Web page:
Presentation is loading. Please wait.

Presentation is loading. Please wait.

Making the argument for Public Service Delivery and protecting and promoting human rights through tax justice … in a hostile policy environment: regressive.

Similar presentations


Presentation on theme: "Making the argument for Public Service Delivery and protecting and promoting human rights through tax justice … in a hostile policy environment: regressive."— Presentation transcript:

1 Making the argument for Public Service Delivery and protecting and promoting human rights through tax justice … in a hostile policy environment: regressive taxation & PPPs African Trade Union Tax Justice Campaign: Providing alternatives for financing Effective Public Social Services Delivery and the implementation of Social Protection Floors Abuja, Nigeria January, 2014

2 Increasing regressivity of taxation Between , the average corporate tax rate across OECD dropped 7.4% from 33.6% to 26.2% Top personal income tax has been falling across OECD. While a 70% rate was not uncommon in the 1970s, it is now well below 50% with the exception of Sweden, Belgium, Denmark, Netherlands and Austria. Taxation of dividends has decreased from 50% to 41.7% between 2000 and 2010 During that very same period income inequality has risen sharply throughout the OECD

3 Top statutory personal income tax rates on wage income 1981, 1994 and 20091

4 The OECD “Taxing consumption and property appears to have significantly less adverse effects on GDP than taxing income” it is argued. On the other hand, corporate income taxes “have a particularly negative impact on GDP per capita” and on the “growth of the most dynamic and innovative firms”. The negative impact on inequality and on financing social security can be addressed “by other means” (social safety nets)

5 Unions resistance to privatisation Privatisation continues – Less intensive than in the 90ies, governments are more cautious – IMF/WB/OECD lessons from past failures (IPOs, cronyism, re- creation of private monopolies) – But still widespread: energy in Nigeria, water in Brazil, rail and education in Korea, – Revival in crisis-hit Southern Europe (Portugal, Greece, Spain) – “New frontiers”: prison, security forces, … Resistance too – re-municipalisation of water utilities and the trend is catching on in energy, including renewables. – Re-nationalisation of pension schemes in Eastern Europe & Argentina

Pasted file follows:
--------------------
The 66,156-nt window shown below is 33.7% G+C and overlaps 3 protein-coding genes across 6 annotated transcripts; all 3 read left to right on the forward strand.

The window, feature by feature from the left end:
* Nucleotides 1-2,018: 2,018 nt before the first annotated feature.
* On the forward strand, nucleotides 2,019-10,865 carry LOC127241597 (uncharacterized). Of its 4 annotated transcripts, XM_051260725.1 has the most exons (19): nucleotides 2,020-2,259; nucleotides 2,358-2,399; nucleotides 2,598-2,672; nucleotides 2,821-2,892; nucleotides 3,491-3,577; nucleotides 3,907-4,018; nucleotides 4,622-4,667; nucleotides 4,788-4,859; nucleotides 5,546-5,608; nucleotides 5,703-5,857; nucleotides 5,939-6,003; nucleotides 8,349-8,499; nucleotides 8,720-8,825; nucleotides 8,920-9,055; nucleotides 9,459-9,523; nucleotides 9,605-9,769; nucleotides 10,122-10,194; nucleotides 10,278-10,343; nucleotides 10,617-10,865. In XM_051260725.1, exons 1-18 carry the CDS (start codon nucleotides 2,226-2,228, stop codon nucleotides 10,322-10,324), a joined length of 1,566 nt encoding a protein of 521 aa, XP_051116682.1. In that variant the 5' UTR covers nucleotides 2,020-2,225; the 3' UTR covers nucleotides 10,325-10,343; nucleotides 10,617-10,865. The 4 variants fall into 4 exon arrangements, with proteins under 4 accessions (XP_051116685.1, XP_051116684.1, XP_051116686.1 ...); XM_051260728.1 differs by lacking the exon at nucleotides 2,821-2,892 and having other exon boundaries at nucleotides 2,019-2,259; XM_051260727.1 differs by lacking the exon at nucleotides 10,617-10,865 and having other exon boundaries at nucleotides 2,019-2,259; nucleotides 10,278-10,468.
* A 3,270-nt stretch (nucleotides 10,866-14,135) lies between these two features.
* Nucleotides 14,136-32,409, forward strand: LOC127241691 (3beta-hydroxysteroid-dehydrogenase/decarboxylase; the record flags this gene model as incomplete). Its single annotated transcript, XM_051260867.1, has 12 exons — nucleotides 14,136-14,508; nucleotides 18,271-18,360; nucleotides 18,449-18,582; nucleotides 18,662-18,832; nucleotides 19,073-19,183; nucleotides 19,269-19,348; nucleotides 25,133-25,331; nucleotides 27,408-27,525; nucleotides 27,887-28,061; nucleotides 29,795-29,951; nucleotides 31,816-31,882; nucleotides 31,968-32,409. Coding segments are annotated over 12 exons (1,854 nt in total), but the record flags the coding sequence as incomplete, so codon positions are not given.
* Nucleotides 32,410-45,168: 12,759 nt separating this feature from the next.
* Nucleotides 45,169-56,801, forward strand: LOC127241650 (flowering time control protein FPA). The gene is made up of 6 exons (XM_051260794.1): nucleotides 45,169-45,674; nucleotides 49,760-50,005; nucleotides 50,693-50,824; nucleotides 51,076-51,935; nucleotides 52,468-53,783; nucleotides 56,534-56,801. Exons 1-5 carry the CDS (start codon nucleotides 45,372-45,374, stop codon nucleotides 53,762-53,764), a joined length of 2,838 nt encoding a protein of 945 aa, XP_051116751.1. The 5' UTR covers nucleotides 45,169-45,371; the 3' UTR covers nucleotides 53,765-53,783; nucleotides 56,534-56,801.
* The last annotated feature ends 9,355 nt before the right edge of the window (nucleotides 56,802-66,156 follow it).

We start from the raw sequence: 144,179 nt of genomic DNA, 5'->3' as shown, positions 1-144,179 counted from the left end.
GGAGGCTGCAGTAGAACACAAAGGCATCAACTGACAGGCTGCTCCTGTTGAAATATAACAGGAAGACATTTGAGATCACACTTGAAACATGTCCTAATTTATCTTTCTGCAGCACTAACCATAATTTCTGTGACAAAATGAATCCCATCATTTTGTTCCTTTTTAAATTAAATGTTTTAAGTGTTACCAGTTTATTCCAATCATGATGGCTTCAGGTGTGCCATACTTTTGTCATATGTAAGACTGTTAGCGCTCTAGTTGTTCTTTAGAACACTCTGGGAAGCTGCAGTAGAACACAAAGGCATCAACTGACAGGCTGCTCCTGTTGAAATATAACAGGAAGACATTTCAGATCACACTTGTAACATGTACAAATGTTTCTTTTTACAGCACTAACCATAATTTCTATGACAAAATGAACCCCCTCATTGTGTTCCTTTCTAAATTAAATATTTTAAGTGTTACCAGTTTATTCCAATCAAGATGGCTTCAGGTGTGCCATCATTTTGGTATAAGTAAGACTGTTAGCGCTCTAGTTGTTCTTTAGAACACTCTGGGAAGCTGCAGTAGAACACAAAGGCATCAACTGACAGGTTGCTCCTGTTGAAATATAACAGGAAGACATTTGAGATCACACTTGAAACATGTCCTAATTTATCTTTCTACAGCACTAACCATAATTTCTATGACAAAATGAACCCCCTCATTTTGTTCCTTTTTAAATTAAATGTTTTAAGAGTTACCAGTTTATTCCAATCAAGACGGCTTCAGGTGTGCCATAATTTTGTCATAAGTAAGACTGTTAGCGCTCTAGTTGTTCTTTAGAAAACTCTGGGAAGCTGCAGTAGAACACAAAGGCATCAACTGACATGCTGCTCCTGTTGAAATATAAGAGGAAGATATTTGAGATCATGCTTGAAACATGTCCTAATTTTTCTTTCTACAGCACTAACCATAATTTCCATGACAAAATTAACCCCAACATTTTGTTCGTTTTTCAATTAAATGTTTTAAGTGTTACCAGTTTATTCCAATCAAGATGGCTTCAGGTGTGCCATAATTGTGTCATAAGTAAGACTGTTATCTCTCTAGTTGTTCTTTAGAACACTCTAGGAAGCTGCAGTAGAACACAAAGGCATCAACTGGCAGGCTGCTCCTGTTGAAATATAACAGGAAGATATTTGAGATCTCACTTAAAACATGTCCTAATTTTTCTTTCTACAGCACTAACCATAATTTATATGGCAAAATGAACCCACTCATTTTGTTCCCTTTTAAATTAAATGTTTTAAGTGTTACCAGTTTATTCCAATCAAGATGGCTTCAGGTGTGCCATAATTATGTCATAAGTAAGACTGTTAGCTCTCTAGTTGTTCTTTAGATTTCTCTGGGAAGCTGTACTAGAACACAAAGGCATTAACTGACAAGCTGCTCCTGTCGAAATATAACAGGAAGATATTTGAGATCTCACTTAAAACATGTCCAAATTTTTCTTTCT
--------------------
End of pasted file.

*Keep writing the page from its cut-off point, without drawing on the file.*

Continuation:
6 From pure to ‘rampant’ privatisation Instead of full one-time privatisation, a gradual process – « Corporatisation » of public administration – State-owned enterprises (incl. Minority ownership) – Public-Private-Partnerships – Successful cases of micro-projects – New motto is: « leverage » private investment Public services appears nowhere in the global agenda, despite – Failures to meet MDGs & basic needs – country ownership, a core principle of aid effectiveness – « Public governance » recognised as a development priority

7 The case of ODA & « private sector for development » uncritical stance on “blending” of public and private moneys – public grants to private businesses & “risk sharing agreements” austerity-related public cuts – “the public purse is empty”, fiscal consolidation can only happen via public cuts – private sector recognised “as an equal” partner instrument for tied aid – public subsidies to OECD businesses Ideological bias – « Business does it better » (than civil servants), – best way to iliminate corruption in the public sector – The “inclusive business” model